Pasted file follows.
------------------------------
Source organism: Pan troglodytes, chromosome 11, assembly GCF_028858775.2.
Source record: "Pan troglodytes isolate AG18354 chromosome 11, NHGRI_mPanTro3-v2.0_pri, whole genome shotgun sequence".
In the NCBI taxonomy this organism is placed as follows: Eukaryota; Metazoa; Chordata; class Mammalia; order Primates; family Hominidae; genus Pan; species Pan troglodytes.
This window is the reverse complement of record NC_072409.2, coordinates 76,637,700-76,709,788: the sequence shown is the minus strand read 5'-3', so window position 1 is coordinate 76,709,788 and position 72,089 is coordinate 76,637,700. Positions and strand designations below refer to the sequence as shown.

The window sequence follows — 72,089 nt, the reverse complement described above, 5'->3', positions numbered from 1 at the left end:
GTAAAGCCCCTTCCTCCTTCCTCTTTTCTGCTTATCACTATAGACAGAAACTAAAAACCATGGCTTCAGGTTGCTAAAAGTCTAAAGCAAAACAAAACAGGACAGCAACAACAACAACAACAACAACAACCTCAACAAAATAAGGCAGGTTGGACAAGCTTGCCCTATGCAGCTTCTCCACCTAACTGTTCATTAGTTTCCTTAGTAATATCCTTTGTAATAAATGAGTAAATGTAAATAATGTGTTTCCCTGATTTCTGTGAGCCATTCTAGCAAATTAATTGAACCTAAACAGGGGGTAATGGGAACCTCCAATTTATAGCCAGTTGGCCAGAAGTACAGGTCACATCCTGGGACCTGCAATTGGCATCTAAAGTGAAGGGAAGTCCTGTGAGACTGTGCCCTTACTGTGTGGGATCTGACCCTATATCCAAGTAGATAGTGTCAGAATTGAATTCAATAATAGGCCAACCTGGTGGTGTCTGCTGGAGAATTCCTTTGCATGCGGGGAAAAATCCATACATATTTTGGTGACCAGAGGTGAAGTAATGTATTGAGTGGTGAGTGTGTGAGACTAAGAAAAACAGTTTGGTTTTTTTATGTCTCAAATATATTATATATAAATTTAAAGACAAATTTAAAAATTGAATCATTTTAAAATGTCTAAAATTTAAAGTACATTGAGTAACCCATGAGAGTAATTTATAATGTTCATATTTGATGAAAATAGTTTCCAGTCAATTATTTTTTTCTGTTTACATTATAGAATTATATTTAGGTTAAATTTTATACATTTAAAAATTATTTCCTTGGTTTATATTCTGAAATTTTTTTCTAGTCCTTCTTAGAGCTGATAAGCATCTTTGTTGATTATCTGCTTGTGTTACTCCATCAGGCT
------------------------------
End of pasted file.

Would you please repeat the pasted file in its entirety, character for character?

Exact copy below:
Source organism: Pan troglodytes, chromosome 11, assembly GCF_028858775.2.
Source record: "Pan troglodytes isolate AG18354 chromosome 11, NHGRI_mPanTro3-v2.0_pri, whole genome shotgun sequence".
In the NCBI taxonomy this organism is placed as follows: Eukaryota; Metazoa; Chordata; class Mammalia; order Primates; family Hominidae; genus Pan; species Pan troglodytes.
This window is the reverse complement of record NC_072409.2, coordinates 76,637,700-76,709,788: the sequence shown is the minus strand read 5'-3', so window position 1 is coordinate 76,709,788 and position 72,089 is coordinate 76,637,700. Positions and strand designations below refer to the sequence as shown.

The window sequence follows — 72,089 nt, the reverse complement described above, 5'->3', positions numbered from 1 at the left end:
GTAAAGCCCCTTCCTCCTTCCTCTTTTCTGCTTATCACTATAGACAGAAACTAAAAACCATGGCTTCAGGTTGCTAAAAGTCTAAAGCAAAACAAAACAGGACAGCAACAACAACAACAACAACAACAACCTCAACAAAATAAGGCAGGTTGGACAAGCTTGCCCTATGCAGCTTCTCCACCTAACTGTTCATTAGTTTCCTTAGTAATATCCTTTGTAATAAATGAGTAAATGTAAATAATGTGTTTCCCTGATTTCTGTGAGCCATTCTAGCAAATTAATTGAACCTAAACAGGGGGTAATGGGAACCTCCAATTTATAGCCAGTTGGCCAGAAGTACAGGTCACATCCTGGGACCTGCAATTGGCATCTAAAGTGAAGGGAAGTCCTGTGAGACTGTGCCCTTACTGTGTGGGATCTGACCCTATATCCAAGTAGATAGTGTCAGAATTGAATTCAATAATAGGCCAACCTGGTGGTGTCTGCTGGAGAATTCCTTTGCATGCGGGGAAAAATCCATACATATTTTGGTGACCAGAGGTGAAGTAATGTATTGAGTGGTGAGTGTGTGAGACTAAGAAAAACAGTTTGGTTTTTTTATGTCTCAAATATATTATATATAAATTTAAAGACAAATTTAAAAATTGAATCATTTTAAAATGTCTAAAATTTAAAGTACATTGAGTAACCCATGAGAGTAATTTATAATGTTCATATTTGATGAAAATAGTTTCCAGTCAATTATTTTTTTCTGTTTACATTATAGAATTATATTTAGGTTAAATTTTATACATTTAAAAATTATTTCCTTGGTTTATATTCTGAAATTTTTTTCTAGTCCTTCTTAGAGCTGATAAGCATCTTTGTTGATTATCTGCTTGTGTTACTCCATCAGGCT